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South Florida Dems use obscure law in last-ditch effort to call Legislature back for more school funding


Rep. Shevrin Jones confers with House Speaker Richard Corcoran in a recent Florida legislative session. [The Florida House]

At the end of session, superintendents and the statewide teachers' union called for the Legislature to redo their education funding in the budget they were about to pass. When a special session seemed imminent on gambling issues, again, they made the same call, without success.


Now, Democrats have organized a last-ditch effort to use an obscure state law to poll lawmakers on their willingness to come back for a special session to address education funding.

State Reps. Shevrin Jones of West Park and Nicholas Duran of Miami said Thursday that they and 33 others have filed petitions with the Florida Secretary of State for the poll. This method of calling a special session circumvents the Republican Legislative leadership, who typically are the ones who must call any special sessions and declare its purpose.

The 35 total members are all Democrats from both the House and the Senate, though not all members from their party are included on the list. The required threshold is 32 members to force a poll:

The list of 35 total Democrats from the Florida Legislature who are forcing a poll for an education special session. (Provided by Rep. Shevrin Jones)
The list of 35 total Democrats from the Florida Legislature who are forcing a poll for an education special session. (Provided by Rep. Shevrin Jones)

Both Jones and Duran hail from the two counties, Broward and Miami-Dade, hit hardest by a change in the way the state calculates school funding this year, designed to direct more dollars to smaller districts. They, like the rest of the House members who aren't termed out, are up for re-election.

"In the aftermath of Parkland and the waning days of session, the Legislature took action for the safety of our schools," Duran said. "In our rush to do something we didn’t account for the conesequences of that bill 7026 and now the school districts are facing those consequences."

Since the passage of this year's budget as well as SB 7026, the Marjory Stoneman Douglas High School Public Safety Act, school districts have been scrambling to comply with the new safety requirements as well as their normal operations. Several are considering raising local property taxes.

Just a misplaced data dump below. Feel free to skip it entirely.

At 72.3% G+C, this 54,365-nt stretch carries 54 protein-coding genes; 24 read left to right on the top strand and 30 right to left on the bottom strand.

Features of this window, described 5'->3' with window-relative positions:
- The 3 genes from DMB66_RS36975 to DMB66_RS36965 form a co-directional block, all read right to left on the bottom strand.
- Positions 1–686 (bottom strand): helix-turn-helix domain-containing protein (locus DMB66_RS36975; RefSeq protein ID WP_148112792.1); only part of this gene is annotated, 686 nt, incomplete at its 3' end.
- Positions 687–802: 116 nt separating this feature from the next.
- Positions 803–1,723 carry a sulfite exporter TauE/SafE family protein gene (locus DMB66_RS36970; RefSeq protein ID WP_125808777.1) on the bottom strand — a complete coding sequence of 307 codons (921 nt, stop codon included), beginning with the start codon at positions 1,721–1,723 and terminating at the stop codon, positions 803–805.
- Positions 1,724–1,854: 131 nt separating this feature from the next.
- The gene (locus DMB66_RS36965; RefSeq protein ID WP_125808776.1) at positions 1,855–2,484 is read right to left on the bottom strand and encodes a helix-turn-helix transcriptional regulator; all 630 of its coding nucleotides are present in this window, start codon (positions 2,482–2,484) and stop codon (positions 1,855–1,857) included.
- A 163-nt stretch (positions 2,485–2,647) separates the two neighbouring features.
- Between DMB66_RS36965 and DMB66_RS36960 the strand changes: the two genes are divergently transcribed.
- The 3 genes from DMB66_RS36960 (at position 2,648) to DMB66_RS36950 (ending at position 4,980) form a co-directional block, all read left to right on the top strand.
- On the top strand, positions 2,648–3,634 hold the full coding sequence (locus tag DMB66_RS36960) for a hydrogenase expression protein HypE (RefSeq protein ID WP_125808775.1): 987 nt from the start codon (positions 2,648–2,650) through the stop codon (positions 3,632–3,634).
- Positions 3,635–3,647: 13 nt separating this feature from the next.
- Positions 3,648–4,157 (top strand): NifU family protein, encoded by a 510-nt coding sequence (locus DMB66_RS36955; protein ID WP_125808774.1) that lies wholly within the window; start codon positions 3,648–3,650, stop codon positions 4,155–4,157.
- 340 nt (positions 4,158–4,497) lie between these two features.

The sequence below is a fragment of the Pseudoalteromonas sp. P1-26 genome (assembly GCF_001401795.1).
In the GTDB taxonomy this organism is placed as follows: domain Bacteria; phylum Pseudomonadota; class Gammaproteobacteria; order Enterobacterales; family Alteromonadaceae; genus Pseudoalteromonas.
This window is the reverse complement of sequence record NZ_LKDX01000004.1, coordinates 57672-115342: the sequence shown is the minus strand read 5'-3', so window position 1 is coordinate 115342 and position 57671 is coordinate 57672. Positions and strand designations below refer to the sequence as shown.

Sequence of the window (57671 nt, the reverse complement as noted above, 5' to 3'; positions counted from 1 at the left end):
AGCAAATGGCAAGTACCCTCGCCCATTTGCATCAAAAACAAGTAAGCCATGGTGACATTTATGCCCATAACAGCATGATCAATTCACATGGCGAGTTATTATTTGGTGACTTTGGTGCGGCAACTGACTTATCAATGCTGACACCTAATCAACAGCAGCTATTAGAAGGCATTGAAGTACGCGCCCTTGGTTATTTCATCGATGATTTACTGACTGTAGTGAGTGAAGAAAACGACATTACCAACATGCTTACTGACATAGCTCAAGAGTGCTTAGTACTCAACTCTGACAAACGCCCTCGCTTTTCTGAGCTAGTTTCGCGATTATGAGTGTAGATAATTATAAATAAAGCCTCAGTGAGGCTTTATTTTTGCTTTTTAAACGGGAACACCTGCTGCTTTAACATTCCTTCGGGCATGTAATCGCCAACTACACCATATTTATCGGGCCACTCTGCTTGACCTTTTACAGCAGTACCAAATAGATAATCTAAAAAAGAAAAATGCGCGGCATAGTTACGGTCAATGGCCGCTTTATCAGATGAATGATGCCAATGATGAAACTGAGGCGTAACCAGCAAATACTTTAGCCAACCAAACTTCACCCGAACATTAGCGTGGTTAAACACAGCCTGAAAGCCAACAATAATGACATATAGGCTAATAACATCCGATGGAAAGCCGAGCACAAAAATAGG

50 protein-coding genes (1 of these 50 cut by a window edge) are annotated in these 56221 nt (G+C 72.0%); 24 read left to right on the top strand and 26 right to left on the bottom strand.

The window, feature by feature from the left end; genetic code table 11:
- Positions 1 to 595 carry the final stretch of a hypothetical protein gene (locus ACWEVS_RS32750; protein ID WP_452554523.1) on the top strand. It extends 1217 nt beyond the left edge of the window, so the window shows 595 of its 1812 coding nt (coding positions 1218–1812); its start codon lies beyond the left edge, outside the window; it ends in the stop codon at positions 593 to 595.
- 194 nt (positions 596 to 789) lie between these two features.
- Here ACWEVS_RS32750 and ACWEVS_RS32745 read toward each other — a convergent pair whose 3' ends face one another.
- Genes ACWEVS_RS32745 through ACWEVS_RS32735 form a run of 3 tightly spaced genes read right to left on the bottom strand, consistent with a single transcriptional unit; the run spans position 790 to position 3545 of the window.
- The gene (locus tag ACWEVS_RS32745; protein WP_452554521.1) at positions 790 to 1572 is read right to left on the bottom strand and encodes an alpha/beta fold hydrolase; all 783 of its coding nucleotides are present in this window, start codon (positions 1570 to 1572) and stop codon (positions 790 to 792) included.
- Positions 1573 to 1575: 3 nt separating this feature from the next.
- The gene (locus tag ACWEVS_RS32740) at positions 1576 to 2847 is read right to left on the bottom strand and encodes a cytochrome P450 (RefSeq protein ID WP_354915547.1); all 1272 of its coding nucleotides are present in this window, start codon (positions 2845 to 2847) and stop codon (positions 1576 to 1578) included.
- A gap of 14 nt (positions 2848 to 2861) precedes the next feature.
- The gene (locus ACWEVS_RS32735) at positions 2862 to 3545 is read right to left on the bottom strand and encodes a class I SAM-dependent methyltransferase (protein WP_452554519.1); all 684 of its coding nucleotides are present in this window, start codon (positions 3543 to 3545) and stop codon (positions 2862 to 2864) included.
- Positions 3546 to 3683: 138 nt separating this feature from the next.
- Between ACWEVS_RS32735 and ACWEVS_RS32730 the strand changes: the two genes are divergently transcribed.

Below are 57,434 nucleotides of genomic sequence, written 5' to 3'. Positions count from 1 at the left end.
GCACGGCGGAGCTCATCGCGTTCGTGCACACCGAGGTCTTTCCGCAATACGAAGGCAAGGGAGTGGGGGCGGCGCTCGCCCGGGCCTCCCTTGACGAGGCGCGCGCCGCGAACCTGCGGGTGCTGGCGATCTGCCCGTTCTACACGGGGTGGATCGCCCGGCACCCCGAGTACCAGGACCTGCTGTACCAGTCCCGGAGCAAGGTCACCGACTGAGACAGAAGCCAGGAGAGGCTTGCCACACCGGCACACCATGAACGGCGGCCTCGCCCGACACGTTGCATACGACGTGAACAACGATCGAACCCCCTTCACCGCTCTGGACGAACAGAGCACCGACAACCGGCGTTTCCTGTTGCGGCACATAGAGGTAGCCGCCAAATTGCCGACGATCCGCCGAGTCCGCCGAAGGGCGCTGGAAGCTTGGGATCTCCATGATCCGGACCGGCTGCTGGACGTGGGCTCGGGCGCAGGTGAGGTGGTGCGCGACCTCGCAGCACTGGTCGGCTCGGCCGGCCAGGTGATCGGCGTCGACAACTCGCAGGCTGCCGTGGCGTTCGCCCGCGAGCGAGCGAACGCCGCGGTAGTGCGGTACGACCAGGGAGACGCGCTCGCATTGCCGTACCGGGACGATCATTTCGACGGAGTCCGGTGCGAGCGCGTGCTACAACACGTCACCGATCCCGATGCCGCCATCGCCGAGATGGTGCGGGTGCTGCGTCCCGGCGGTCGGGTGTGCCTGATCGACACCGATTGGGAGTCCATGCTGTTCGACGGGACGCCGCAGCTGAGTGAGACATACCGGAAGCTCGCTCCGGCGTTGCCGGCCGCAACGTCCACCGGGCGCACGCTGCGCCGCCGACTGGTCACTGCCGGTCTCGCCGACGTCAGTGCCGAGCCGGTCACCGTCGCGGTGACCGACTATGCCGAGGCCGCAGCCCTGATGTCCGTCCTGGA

Democrats tried the same tactic after the Pulse shooting in the summer of 2016, in an effort to force a special session vote on guns. They failed to garner enough support to call the session.

This year's final vote on the budget was taken on March 11, the Sunday after the legislative session was supposed to end but it went into overtime after the Feb. 14 Parkland shooting changed the entire direction of the session and caused lawmakers to reconcile with issues like school safety and gun rights not previously taking center stage.

Jones was not present for the vote on the budget. He said it was because after the Legislature's official end date he needed to go back to his full-time job as the executive director of the Florida Reading Corps, a branch of AmeriCorps. Duran voted yes, along with many other Democrats who argued against the budget but who ultimately voted for it.

"When  our members were presented with the budget, they were presented with something they did not like," Jones said. "But (some are) going to vote for it because there are some good things in there."

Despite the fact that Republicans have said repeatedly that they are proud of the investment they made this year in education, Jones said this poll at the very least will require every lawmaker to go on the record in an election year with their position on the current school funding levels.

It's unlikely the Democrats will succeed, but now that the Secretary of State has received Jones and Duran's petition, that office will send out the poll today. Lawmakers will have until noon on May 24 to respond, according to Sarah Revell from the Secretary of State's office.